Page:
Putting something back

Charles Cowling

What’s in a coffin?

Okay, a dead person. What I meant, as you perfectly well know, is what is important in the eyes of the people who choose them? There’s a huge range, now – it has multiplied over the last ten years – catering for a very wide range of needs and tastes. Does any other country offer such a range?

The cheapest could never have got any cheaper; even cardboard hasn’t managed to do that. Cardboard is a peculiarly British deathstyle understatement, especially when bought by someone who could afford much better.

Eye-friendly coffins sell well. Anything without a repellent and chilling gleam. A Sunset coffin is especially good at not gleaming, and manages to be tactile as well; your fingers make a beeline for it. Lovely. Printing technology has made possible the explosion (can I say that?) of picture coffins, and also the facility to make them very personal. They’re lovely, too.

And then there’re the eco-coffins – the ones made from natural materials. Banana leaf, water hyacinth, bamboo, etc, all of them imported, so not as eco-friendly as all that, but the price is pretty good and they look nice enough in their faintly foreign way.

Those who want an indigenous look go for willow. But most willow coffins aren’t made from British willow, and it shows if you knows. The weave is loose, the willow shiny, either because it is sprayed with varnish or with a mixture of turps and linseed to stop it going mouldy on the way over. Compared with a willow coffin made in the Somerset Levels, these coffins are much cheaper and very much less than cheerful. But I would guess that a lot of consumers don’t know where they come from or what the difference is. They probably suppose they are being buried in something relatively local, but they’re not.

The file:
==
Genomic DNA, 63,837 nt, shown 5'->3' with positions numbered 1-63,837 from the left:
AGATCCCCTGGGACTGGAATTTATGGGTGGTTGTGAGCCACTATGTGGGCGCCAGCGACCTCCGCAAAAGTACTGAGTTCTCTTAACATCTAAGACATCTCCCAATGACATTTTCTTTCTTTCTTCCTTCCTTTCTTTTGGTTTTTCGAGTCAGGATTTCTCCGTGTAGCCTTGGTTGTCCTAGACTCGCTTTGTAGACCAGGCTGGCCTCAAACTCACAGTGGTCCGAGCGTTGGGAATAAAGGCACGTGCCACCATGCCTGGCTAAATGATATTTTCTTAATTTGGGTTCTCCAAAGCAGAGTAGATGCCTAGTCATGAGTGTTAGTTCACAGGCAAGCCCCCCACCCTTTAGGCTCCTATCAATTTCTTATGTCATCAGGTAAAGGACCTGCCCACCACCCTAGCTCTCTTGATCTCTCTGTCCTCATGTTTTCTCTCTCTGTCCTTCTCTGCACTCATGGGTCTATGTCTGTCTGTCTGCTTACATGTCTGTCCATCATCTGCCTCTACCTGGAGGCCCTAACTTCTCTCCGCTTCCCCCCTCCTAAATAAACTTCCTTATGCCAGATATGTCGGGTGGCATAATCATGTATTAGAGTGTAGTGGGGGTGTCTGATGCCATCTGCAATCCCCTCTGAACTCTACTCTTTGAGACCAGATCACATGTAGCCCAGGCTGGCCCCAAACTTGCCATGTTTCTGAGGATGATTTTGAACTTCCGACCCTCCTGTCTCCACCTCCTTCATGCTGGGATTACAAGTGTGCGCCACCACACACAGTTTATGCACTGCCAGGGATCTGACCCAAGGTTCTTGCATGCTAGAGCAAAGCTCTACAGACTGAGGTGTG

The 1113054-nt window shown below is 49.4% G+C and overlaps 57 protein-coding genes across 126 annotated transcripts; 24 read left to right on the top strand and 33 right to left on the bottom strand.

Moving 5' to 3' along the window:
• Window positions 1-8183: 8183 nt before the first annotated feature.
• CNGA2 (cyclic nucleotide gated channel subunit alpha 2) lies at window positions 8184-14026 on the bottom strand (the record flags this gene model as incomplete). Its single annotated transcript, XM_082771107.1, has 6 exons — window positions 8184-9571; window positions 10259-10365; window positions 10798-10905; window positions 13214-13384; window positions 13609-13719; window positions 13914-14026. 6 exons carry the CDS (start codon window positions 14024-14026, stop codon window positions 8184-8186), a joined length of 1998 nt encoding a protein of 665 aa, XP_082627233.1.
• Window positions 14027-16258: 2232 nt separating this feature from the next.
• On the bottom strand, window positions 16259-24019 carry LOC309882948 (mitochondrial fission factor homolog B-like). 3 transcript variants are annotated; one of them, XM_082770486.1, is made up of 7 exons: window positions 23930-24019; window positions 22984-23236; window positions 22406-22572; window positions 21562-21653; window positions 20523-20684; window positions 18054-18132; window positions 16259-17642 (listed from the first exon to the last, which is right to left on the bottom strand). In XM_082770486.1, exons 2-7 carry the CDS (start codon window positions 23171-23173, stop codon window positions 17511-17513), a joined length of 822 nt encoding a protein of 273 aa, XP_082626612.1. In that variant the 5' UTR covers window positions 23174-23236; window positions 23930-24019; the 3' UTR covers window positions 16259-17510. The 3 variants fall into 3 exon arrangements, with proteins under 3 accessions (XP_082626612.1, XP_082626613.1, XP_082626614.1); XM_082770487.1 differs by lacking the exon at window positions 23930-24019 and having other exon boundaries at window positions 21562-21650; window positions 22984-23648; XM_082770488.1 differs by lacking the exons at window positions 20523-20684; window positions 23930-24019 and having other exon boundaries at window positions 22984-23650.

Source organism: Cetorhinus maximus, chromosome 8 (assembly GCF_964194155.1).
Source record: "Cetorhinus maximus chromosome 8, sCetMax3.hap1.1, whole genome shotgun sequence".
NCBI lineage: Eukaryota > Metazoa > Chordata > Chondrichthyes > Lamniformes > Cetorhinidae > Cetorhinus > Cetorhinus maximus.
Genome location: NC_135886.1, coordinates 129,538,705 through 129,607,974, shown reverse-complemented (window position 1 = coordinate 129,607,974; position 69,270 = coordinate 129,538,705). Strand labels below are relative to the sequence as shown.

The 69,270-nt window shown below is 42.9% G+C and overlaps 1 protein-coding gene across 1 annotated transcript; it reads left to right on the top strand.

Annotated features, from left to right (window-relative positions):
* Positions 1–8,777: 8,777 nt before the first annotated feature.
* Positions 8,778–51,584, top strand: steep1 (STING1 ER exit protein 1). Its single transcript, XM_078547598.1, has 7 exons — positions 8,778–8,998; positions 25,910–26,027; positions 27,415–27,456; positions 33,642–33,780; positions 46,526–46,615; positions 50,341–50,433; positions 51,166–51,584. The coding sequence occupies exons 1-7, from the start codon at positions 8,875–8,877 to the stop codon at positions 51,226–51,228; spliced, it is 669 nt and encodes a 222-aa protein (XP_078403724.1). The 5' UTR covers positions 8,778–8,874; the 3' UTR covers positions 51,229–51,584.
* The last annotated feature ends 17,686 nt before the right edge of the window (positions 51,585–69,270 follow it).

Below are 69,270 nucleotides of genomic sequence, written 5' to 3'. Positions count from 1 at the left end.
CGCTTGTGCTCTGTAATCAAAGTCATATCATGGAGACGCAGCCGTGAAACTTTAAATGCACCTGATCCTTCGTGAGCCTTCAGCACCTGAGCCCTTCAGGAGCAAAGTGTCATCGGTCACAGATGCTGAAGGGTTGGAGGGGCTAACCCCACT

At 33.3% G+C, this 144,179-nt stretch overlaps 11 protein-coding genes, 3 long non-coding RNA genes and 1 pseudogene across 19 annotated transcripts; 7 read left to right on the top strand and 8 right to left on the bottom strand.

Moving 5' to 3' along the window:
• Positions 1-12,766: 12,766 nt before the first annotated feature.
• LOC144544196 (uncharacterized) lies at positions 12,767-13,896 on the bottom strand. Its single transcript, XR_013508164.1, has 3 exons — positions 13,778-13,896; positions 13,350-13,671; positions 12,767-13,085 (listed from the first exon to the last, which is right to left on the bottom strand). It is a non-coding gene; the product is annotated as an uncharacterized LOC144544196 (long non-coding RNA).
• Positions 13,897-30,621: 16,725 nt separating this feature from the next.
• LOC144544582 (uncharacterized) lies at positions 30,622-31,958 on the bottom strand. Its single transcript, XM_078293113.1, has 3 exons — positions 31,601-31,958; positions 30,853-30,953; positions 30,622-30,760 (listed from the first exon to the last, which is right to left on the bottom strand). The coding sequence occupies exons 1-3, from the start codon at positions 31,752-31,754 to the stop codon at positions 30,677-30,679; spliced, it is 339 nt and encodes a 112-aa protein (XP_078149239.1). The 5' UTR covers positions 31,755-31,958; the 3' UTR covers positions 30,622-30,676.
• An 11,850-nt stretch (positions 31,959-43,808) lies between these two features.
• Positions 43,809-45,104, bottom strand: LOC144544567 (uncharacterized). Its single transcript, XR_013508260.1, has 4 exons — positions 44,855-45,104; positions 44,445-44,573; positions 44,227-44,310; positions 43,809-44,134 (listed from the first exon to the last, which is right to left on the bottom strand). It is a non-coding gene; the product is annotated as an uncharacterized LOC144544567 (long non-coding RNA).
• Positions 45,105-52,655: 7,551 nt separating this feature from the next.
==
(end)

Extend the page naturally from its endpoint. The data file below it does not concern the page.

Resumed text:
People buy a willow coffin often because they want to put something back. And while I wouldn’t quibble for a minute with the quality of the coffins made by Somerset Willow or Musgrove Willow, there’s another willow coffin out there which enables the buyer to put something back in two ways.

The WinterWillow is made in Cambridge from English willow. It’s a class act – a lovely piece making. It’s a good price at £625 direct to the public, fully lined and kitted out. And all profits are ploughed back not into the boss’s new car but into the very deserving Wintercomfort charity, which supports the homeless and teaches them skills for work.

Right stuff, direct sale, good price, saintly people. I can’t think of another coffin with as many selling points. It’s the kind of purchase that would make anyone feel proud to write the cheque.

 

2 thoughts on “Putting something back

  1. Charles Cowling
    charles

    Not at all, Shirley. They look very much like picnic hampers to me, too. But they work well as coffins, especially when they have wildflowers and ribbons and what-have-you woven into the weave. More of you guys should get into these.


    Charles Cowling
  2. Charles Cowling
    Shirley

    I love the willow coffins, they look like a picnic basket to me. Is that a bad thing?


    Charles Cowling

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